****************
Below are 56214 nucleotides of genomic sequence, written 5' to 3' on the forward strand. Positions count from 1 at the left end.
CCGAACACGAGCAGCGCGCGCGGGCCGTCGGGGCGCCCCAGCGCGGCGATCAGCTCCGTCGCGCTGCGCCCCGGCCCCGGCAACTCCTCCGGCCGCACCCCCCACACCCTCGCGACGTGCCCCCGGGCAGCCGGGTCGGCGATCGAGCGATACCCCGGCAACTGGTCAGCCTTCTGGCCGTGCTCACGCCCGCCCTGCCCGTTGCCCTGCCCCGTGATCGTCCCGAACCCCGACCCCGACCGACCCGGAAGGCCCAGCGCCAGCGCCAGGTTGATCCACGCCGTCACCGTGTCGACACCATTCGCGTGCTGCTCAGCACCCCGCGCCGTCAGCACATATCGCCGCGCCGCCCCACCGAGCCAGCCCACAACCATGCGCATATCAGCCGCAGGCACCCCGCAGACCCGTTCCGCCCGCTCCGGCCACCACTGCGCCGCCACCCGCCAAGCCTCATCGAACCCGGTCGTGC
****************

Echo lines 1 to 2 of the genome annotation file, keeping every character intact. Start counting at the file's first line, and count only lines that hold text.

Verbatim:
Below are 56214 nucleotides of genomic sequence, written 5' to 3' on the forward strand. Positions count from 1 at the left end.
CCGAACACGAGCAGCGCGCGCGGGCCGTCGGGGCGCCCCAGCGCGGCGATCAGCTCCGTCGCGCTGCGCCCCGGCCCCGGCAACTCCTCCGGCCGCACCCCCCACACCCTCGCGACGTGCCCCCGGGCAGCCGGGTCGGCGATCGAGCGATACCCCGGCAACTGGTCAGCCTTCTGGCCGTGCTCACGCCCGCCCTGCCCGTTGCCCTGCCCCGTGATCGTCCCGAACCCCGACCCCGACCGACCCGGAAGGCCCAGCGCCAGCGCCAGGTTGATCCACGCCGTCACCGTGTCGACACCATTCGCGTGCTGCTCAGCACCCCGCGCCGTCAGCACATATCGCCGCGCCGCCCCACCGAGCCAGCCCACAACCATGCGCATATCAGCCGCAGGCACCCCGCAGACCCGTTCCGCCCGCTCCGGCCACCACTGCGCCGCCACCCGCCAAGCCTCATCGAACCCGGTCGTGC